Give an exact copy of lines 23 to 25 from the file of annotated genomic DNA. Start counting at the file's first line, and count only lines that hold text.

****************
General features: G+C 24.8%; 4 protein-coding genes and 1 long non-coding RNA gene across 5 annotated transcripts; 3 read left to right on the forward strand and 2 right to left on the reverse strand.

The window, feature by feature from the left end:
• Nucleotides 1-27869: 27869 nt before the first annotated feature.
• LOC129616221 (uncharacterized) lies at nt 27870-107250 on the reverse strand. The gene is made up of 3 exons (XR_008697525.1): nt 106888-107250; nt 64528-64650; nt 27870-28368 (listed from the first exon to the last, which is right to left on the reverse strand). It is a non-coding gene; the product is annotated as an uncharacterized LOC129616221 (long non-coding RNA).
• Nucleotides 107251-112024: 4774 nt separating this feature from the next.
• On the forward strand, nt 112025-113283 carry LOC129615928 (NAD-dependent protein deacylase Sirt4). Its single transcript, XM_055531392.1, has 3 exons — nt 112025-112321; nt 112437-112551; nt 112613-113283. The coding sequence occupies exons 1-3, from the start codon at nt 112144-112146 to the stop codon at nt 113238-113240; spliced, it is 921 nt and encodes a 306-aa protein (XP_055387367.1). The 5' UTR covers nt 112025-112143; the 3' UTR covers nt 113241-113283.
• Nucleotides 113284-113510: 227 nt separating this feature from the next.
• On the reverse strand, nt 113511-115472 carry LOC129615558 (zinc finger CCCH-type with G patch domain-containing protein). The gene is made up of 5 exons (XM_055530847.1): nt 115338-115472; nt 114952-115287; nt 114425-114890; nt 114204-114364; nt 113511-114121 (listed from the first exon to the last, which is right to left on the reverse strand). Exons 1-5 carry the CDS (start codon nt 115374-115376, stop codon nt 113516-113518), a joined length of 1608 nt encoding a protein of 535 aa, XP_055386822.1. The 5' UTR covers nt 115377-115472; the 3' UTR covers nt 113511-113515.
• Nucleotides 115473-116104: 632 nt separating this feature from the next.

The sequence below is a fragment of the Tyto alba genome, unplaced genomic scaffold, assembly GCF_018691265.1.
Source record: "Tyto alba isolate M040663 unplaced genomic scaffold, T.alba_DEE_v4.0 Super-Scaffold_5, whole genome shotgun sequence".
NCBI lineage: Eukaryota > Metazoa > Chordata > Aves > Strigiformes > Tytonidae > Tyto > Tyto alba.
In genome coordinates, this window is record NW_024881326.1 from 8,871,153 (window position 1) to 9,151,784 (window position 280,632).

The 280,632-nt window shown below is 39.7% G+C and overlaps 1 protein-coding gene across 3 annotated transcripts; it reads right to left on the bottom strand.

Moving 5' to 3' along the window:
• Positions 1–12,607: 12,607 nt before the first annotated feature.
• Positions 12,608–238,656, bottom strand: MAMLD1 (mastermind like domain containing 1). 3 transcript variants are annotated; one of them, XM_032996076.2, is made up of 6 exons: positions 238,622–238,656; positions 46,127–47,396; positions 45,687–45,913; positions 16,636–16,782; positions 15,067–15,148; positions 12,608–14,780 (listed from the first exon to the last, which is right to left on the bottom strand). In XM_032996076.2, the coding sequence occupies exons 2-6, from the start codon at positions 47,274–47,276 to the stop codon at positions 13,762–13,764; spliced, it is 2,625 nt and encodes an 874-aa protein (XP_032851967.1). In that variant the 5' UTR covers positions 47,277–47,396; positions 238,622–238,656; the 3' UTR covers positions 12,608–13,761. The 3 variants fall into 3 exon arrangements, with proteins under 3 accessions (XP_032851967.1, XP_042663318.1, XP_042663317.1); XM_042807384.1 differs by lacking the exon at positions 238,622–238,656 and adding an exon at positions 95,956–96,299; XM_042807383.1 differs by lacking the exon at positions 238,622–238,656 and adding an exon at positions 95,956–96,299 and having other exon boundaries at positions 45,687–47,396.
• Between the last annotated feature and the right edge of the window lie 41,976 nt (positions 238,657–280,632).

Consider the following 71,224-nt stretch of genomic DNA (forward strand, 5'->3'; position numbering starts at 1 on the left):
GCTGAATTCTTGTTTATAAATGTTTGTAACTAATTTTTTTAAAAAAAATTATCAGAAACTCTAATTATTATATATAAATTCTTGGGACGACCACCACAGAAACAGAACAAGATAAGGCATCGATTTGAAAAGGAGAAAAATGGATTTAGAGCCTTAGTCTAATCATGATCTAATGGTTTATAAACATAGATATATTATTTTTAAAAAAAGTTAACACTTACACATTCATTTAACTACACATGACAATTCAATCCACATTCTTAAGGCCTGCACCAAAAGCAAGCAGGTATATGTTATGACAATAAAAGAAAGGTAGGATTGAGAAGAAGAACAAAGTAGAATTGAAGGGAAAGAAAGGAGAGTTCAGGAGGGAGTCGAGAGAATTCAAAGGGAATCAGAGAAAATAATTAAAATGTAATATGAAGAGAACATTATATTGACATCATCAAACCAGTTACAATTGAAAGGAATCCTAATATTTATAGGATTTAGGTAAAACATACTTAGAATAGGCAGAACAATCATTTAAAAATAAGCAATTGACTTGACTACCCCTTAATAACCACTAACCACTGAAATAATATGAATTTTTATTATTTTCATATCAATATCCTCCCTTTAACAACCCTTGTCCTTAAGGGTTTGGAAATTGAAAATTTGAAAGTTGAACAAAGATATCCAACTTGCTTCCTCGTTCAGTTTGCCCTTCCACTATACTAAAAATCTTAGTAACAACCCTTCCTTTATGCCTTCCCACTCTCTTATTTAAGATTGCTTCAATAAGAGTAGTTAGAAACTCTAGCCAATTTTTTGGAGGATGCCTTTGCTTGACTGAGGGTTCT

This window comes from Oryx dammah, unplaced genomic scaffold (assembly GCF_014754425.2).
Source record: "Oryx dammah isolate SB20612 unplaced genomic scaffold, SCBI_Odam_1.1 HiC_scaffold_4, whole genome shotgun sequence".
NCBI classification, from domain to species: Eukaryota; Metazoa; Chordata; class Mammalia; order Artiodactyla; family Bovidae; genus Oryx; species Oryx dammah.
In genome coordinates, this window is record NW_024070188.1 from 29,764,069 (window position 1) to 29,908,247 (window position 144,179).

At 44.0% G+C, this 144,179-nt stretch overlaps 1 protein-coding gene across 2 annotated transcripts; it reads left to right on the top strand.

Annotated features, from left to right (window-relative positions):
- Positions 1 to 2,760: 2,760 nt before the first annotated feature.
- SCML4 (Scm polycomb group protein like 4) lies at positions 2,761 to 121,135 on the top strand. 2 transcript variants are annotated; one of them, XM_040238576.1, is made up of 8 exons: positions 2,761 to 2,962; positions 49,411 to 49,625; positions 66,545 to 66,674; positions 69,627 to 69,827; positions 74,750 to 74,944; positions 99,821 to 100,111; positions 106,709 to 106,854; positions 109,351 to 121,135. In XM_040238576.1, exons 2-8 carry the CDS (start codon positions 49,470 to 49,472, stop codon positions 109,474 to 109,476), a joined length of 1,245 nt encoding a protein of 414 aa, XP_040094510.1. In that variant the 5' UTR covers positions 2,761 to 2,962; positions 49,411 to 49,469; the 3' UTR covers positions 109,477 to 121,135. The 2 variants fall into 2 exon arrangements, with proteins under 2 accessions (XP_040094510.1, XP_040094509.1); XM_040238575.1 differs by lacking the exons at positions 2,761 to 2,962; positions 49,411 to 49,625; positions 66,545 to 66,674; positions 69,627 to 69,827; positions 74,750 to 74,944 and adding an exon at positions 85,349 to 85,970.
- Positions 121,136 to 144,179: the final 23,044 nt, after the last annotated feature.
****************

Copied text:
NCBI classification, from domain to species: Eukaryota; Metazoa; Chordata; class Mammalia; order Artiodactyla; family Bovidae; genus Oryx; species Oryx dammah.
In genome coordinates, this window is record NW_024070188.1 from 29,764,069 (window position 1) to 29,908,247 (window position 144,179).

At 44.0% G+C, this 144,179-nt stretch overlaps 1 protein-coding gene across 2 annotated transcripts; it reads left to right on the top strand.